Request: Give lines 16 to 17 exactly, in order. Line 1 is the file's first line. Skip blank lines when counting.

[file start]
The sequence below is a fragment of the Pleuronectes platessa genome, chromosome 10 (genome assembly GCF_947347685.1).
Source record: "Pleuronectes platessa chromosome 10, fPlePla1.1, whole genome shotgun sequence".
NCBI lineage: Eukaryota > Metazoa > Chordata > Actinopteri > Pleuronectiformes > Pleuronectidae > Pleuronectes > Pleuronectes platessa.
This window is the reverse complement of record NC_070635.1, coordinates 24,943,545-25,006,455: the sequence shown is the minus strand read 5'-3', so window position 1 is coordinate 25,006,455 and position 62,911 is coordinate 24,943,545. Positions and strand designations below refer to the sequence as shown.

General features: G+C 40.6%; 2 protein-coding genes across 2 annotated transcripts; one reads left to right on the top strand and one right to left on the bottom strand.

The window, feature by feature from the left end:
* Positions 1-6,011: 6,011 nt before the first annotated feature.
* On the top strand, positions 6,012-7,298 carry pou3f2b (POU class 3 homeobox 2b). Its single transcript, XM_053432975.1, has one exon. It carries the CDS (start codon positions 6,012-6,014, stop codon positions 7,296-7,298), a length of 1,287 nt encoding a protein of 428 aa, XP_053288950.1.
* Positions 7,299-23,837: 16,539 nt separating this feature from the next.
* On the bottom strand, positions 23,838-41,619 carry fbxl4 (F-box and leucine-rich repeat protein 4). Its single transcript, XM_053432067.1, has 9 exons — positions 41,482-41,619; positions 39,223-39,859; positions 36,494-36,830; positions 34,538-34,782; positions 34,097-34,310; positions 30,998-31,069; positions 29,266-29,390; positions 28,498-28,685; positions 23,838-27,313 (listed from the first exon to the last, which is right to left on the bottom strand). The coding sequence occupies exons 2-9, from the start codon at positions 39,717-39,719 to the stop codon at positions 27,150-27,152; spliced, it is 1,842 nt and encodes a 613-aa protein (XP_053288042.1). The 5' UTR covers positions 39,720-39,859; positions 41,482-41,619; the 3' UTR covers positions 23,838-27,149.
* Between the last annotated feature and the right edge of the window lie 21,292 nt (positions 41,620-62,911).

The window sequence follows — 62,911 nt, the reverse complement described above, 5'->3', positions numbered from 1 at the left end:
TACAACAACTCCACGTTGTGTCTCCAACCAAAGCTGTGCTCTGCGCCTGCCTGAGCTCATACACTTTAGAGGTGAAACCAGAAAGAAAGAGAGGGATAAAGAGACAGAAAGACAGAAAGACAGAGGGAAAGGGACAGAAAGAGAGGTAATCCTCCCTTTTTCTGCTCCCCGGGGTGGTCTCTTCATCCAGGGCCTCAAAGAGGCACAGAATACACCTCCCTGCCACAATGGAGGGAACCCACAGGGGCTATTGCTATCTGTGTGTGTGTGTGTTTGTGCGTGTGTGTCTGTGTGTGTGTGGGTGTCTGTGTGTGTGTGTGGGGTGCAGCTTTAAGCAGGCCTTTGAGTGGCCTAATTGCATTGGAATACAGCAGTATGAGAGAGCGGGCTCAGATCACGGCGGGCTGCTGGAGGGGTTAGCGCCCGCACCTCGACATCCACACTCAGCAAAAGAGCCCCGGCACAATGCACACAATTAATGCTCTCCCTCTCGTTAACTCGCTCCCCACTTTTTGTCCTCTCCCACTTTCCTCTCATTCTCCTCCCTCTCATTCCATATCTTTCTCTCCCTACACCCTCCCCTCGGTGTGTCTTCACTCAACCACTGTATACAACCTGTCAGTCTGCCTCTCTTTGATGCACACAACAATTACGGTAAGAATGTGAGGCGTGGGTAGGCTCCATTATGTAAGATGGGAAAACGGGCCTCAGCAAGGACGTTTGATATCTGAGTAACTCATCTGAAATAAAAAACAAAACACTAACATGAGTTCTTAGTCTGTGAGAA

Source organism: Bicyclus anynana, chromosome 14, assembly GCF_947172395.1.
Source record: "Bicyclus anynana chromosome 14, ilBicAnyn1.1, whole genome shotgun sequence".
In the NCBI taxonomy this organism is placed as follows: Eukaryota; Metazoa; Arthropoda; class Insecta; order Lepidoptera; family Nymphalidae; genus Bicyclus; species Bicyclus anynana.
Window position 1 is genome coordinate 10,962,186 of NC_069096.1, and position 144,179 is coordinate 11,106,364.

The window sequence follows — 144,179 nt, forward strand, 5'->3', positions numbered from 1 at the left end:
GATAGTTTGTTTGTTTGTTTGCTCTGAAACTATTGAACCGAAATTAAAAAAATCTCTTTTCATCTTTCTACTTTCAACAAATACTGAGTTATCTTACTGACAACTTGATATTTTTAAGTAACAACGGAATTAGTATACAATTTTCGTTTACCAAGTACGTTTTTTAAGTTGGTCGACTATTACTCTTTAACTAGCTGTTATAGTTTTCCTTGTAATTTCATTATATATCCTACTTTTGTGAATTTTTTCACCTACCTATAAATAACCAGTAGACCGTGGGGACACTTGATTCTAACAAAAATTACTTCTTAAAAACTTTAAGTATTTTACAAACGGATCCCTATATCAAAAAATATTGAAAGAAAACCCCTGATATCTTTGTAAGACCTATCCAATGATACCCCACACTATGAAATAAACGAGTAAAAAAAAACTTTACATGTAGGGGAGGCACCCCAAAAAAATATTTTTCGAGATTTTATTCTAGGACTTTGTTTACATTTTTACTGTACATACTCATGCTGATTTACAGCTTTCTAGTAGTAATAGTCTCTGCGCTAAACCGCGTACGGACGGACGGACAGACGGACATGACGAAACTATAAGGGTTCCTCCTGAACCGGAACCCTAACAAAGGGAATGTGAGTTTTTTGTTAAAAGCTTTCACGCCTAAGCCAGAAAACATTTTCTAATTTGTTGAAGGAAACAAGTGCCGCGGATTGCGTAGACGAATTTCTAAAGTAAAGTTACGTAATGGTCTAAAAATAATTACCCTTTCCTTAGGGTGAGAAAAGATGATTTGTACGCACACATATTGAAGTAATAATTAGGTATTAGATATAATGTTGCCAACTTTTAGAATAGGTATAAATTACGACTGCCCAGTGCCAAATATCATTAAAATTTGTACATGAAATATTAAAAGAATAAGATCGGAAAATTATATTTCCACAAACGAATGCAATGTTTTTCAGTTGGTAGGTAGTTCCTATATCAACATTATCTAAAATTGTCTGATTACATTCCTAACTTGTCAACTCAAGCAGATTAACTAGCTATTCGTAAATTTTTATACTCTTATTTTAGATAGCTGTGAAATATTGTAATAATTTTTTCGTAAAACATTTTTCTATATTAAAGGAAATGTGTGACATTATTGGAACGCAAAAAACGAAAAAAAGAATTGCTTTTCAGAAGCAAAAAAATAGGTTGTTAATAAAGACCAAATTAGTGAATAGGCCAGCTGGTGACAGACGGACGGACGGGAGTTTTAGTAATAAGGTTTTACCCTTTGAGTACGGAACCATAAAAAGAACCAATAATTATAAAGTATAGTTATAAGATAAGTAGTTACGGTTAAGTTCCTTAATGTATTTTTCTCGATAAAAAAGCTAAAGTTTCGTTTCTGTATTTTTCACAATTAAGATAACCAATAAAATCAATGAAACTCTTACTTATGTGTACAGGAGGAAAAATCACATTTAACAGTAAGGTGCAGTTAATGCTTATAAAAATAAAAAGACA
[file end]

In the NCBI taxonomy this organism is placed as follows: Eukaryota; Metazoa; Arthropoda; class Insecta; order Lepidoptera; family Nymphalidae; genus Bicyclus; species Bicyclus anynana.
Window position 1 is genome coordinate 10,962,186 of NC_069096.1, and position 144,179 is coordinate 11,106,364.